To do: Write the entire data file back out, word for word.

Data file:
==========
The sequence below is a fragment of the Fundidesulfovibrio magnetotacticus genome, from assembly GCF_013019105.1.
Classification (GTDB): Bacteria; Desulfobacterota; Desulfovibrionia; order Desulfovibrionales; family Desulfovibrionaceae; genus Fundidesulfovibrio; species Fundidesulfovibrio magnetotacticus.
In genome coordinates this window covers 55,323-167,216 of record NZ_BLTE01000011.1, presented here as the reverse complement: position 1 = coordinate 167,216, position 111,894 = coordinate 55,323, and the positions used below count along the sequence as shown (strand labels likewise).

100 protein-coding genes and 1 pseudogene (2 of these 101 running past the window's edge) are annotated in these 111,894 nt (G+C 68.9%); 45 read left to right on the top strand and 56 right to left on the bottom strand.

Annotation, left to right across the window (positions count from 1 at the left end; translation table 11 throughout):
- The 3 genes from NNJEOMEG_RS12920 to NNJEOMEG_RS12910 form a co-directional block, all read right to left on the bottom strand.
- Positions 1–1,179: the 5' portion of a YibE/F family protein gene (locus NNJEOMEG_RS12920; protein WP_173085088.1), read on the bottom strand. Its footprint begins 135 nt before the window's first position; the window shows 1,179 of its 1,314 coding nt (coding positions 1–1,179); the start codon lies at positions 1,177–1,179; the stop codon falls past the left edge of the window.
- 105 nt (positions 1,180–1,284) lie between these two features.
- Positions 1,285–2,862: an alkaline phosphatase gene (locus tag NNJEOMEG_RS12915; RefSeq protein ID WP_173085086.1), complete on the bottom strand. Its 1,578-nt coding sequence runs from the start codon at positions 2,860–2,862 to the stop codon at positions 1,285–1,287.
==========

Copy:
The sequence below is a fragment of the Fundidesulfovibrio magnetotacticus genome, from assembly GCF_013019105.1.
Classification (GTDB): Bacteria; Desulfobacterota; Desulfovibrionia; order Desulfovibrionales; family Desulfovibrionaceae; genus Fundidesulfovibrio; species Fundidesulfovibrio magnetotacticus.
In genome coordinates this window covers 55,323-167,216 of record NZ_BLTE01000011.1, presented here as the reverse complement: position 1 = coordinate 167,216, position 111,894 = coordinate 55,323, and the positions used below count along the sequence as shown (strand labels likewise).

100 protein-coding genes and 1 pseudogene (2 of these 101 running past the window's edge) are annotated in these 111,894 nt (G+C 68.9%); 45 read left to right on the top strand and 56 right to left on the bottom strand.

Annotation, left to right across the window (positions count from 1 at the left end; translation table 11 throughout):
- The 3 genes from NNJEOMEG_RS12920 to NNJEOMEG_RS12910 form a co-directional block, all read right to left on the bottom strand.
- Positions 1–1,179: the 5' portion of a YibE/F family protein gene (locus NNJEOMEG_RS12920; protein WP_173085088.1), read on the bottom strand. Its footprint begins 135 nt before the window's first position; the window shows 1,179 of its 1,314 coding nt (coding positions 1–1,179); the start codon lies at positions 1,177–1,179; the stop codon falls past the left edge of the window.
- 105 nt (positions 1,180–1,284) lie between these two features.
- Positions 1,285–2,862: an alkaline phosphatase gene (locus tag NNJEOMEG_RS12915; RefSeq protein ID WP_173085086.1), complete on the bottom strand. Its 1,578-nt coding sequence runs from the start codon at positions 2,860–2,862 to the stop codon at positions 1,285–1,287.